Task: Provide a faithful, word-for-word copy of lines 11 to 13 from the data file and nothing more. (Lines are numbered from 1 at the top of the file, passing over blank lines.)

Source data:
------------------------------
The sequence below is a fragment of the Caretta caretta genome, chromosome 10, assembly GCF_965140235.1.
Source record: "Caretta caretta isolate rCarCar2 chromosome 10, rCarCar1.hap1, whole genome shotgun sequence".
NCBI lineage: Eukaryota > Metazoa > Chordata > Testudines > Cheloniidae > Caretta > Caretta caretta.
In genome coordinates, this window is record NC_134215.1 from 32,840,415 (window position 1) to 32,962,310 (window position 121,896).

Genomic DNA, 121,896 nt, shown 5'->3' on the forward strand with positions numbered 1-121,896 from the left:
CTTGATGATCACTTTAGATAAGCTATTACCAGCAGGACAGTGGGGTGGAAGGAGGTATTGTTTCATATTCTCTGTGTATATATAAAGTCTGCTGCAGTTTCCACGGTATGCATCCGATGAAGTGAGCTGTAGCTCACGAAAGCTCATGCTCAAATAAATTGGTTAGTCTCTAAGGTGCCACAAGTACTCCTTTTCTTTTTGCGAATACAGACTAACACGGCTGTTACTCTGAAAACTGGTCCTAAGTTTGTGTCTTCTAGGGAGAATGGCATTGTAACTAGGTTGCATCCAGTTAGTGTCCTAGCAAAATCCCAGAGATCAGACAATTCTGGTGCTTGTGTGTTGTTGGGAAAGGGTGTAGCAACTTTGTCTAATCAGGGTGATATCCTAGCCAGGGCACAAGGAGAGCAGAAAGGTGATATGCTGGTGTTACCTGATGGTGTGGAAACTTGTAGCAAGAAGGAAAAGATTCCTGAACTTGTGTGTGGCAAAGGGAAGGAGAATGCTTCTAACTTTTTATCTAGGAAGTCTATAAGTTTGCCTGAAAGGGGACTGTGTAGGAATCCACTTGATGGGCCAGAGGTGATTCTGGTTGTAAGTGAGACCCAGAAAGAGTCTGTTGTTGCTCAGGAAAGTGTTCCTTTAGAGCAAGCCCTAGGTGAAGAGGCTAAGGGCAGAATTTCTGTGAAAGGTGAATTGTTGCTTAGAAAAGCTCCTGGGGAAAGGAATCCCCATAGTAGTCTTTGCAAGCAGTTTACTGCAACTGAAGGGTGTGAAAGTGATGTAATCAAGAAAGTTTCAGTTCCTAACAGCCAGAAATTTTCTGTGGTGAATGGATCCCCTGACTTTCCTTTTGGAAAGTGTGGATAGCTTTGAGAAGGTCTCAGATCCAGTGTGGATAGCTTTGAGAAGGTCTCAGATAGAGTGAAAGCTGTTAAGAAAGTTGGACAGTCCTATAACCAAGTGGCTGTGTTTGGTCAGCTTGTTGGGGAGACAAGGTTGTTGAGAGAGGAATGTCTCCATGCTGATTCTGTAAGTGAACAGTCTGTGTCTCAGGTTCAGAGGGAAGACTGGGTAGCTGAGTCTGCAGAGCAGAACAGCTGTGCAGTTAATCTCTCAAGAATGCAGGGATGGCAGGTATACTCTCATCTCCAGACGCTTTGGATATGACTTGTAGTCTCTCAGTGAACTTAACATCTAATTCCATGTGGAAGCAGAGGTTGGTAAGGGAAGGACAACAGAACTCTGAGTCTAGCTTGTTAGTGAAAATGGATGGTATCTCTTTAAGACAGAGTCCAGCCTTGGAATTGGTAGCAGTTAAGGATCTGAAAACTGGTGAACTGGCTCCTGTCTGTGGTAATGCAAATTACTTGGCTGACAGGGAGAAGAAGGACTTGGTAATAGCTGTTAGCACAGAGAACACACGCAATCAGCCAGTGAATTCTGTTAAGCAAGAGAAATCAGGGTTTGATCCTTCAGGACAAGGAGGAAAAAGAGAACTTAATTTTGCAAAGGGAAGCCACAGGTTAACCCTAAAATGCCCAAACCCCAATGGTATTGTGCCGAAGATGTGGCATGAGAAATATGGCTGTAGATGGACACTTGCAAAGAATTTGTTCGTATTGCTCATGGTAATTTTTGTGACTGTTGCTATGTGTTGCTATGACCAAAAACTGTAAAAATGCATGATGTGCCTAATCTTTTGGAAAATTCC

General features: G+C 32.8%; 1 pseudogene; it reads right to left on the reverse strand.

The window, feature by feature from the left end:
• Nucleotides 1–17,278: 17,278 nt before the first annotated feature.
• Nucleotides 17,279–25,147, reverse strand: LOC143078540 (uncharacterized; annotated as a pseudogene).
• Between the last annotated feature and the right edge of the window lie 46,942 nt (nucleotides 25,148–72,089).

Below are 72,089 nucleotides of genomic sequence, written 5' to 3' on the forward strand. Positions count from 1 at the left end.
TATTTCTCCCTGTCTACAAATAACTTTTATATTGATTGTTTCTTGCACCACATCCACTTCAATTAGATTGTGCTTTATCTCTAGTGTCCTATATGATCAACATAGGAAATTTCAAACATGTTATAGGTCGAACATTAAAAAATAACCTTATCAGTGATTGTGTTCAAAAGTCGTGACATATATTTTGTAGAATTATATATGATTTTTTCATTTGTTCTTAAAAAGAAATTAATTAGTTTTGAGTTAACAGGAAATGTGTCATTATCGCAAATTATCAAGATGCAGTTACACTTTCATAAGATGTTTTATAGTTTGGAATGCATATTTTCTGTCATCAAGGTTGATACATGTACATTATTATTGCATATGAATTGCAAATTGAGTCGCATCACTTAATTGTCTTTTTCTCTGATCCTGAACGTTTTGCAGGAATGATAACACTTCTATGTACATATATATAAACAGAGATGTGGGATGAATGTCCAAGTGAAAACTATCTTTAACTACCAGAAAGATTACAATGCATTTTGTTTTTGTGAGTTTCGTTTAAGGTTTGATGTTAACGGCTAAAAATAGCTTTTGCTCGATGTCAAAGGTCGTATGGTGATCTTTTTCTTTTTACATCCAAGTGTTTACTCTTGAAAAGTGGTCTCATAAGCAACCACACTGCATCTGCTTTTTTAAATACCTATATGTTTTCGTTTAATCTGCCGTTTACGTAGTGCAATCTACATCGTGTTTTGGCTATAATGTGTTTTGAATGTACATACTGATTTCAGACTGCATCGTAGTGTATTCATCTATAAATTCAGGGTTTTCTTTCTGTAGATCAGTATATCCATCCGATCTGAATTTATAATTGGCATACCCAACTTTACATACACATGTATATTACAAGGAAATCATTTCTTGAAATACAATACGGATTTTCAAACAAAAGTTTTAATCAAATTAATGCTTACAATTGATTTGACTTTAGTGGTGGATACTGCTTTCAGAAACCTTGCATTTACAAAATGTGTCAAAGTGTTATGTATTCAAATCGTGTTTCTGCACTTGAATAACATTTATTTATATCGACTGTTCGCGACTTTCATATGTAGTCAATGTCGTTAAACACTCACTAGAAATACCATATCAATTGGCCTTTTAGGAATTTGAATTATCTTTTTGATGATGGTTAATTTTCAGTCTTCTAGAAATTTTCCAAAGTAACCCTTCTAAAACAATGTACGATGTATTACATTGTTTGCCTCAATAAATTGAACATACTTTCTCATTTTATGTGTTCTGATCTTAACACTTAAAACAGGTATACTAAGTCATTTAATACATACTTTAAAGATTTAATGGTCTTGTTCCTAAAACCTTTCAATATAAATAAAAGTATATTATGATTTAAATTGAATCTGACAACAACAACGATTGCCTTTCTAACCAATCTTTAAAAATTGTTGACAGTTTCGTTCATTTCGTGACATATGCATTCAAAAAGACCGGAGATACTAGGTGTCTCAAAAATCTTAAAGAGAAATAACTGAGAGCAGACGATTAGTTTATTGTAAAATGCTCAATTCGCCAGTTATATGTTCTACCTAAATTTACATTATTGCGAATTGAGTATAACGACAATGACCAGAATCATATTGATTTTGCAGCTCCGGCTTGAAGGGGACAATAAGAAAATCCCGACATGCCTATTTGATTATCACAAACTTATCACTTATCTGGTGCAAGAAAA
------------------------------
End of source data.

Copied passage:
• Between the last annotated feature and the right edge of the window lie 46,942 nt (nucleotides 25,148–72,089).

Below are 72,089 nucleotides of genomic sequence, written 5' to 3' on the forward strand. Positions count from 1 at the left end.
TATTTCTCCCTGTCTACAAATAACTTTTATATTGATTGTTTCTTGCACCACATCCACTTCAATTAGATTGTGCTTTATCTCTAGTGTCCTATATGATCAACATAGGAAATTTCAAACATGTTATAGGTCGAACATTAAAAAATAACCTTATCAGTGATTGTGTTCAAAAGTCGTGACATATATTTTGTAGAATTATATATGATTTTTTCATTTGTTCTTAAAAAGAAATTAATTAGTTTTGAGTTAACAGGAAATGTGTCATTATCGCAAATTATCAAGATGCAGTTACACTTTCATAAGATGTTTTATAGTTTGGAATGCATATTTTCTGTCATCAAGGTTGATACATGTACATTATTATTGCATATGAATTGCAAATTGAGTCGCATCACTTAATTGTCTTTTTCTCTGATCCTGAACGTTTTGCAGGAATGATAACACTTCTATGTACATATATATAAACAGAGATGTGGGATGAATGTCCAAGTGAAAACTATCTTTAACTACCAGAAAGATTACAATGCATTTTGTTTTTGTGAGTTTCGTTTAAGGTTTGATGTTAACGGCTAAAAATAGCTTTTGCTCGATGTCAAAGGTCGTATGGTGATCTTTTTCTTTTTACATCCAAGTGTTTACTCTTGAAAAGTGGTCTCATAAGCAACCACACTGCATCTGCTTTTTTAAATACCTATATGTTTTCGTTTAATCTGCCGTTTACGTAGTGCAATCTACATCGTGTTTTGGCTATAATGTGTTTTGAATGTACATACTGATTTCAGACTGCATCGTAGTGTATTCATCTATAAATTCAGGGTTTTCTTTCTGTAGATCAGTATATCCATCCGATCTGAATTTATAATTGGCATACCCAACTTTACATACACATGTATATTACAAGGAAATCATTTCTTGAAATACAATACGGATTTTCAAACAAAAGTTTTAATCAAATTAATGCTTACAATTGATTTGACTTTAGTGGTGGATACTGCTTTCAGAAACCTTGCATTTACAAAATGTGTCAAAGTGTTATGTATTCAAATCGTGTTTCTGCACTTGAATAACATTTATTTATATCGACTGTTCGCGACTTTCATATGTAGTCAATGTCGTTAAACACTCACTAGAAATACCATATCAATTGGCCTTTTAGGAATTTGAATTATCTTTTTGATGATGGTTAATTTTCAGTCTTCTAGAAATTTTCCAAAGTAACCCTTCTAAAACAATGTACGATGTATTACATTGTTTGCCTCAATAAATTGAACATACTTTCTCATTTTATGTGTTCTGATCTTAACACTTAAAACAGGTATACTAAGTCATTTAATACATACTTTAAAGATTTAATGGTCTTGTTCCTAAAACCTTTCAATATAAATAAAAGTATATTATGATTTAAATTGAATCTGACAACAACAACGATTGCCTTTCTAACCAATCTTTAAAAATTGTTGACAGTTTCGTTCATTTCGTGACATATGCATTCAAAAAGACCGGAGATACTAGGTGTCTCAAAAATCTTAAAGAGAAATAACTGAGAGCAGACGATTAGTTTATTGTAAAATGCTCAATTCGCCAGTTATATGTTCTACCTAAATTTACATTATTGCGAATTGAGTATAACGACAATGACCAGAATCATATTGATTTTGCAGCTCCGGCTTGAAGGGGACAATAAGAAAATCCCGACATGCCTATTTGATTATCACAAACTTATCACTTATCTGGTGCAAGAAAA